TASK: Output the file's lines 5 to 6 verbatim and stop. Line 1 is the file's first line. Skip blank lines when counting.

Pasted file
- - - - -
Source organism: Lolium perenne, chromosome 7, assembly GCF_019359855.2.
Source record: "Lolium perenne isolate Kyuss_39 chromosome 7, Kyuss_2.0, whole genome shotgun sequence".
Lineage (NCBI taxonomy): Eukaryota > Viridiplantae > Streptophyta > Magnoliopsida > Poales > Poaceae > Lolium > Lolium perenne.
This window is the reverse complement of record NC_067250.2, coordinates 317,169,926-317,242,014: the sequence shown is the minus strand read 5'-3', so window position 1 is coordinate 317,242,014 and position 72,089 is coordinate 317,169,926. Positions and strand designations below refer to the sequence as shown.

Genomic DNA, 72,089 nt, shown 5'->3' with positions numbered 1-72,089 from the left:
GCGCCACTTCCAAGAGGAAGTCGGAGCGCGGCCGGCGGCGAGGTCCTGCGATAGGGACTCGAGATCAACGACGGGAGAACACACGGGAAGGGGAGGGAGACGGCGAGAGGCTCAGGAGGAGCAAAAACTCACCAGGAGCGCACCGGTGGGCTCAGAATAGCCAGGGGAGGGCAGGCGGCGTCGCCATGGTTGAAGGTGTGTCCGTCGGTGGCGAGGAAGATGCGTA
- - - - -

Genomic DNA, 72,089 nt, shown 5'->3' with positions numbered 1-72,089 from the left:
GCGCCACTTCCAAGAGGAAGTCGGAGCGCGGCCGGCGGCGAGGTCCTGCGATAGGGACTCGAGATCAACGACGGGAGAACACACGGGAAGGGGAGGGAGACGGCGAGAGGCTCAGGAGGAGCAAAAACTCACCAGGAGCGCACCGGTGGGCTCAGAATAGCCAGGGGAGGGCAGGCGGCGTCGCCATGGTTGAAGGTGTGTCCGTCGGTGGCGAGGAAGATGCGTA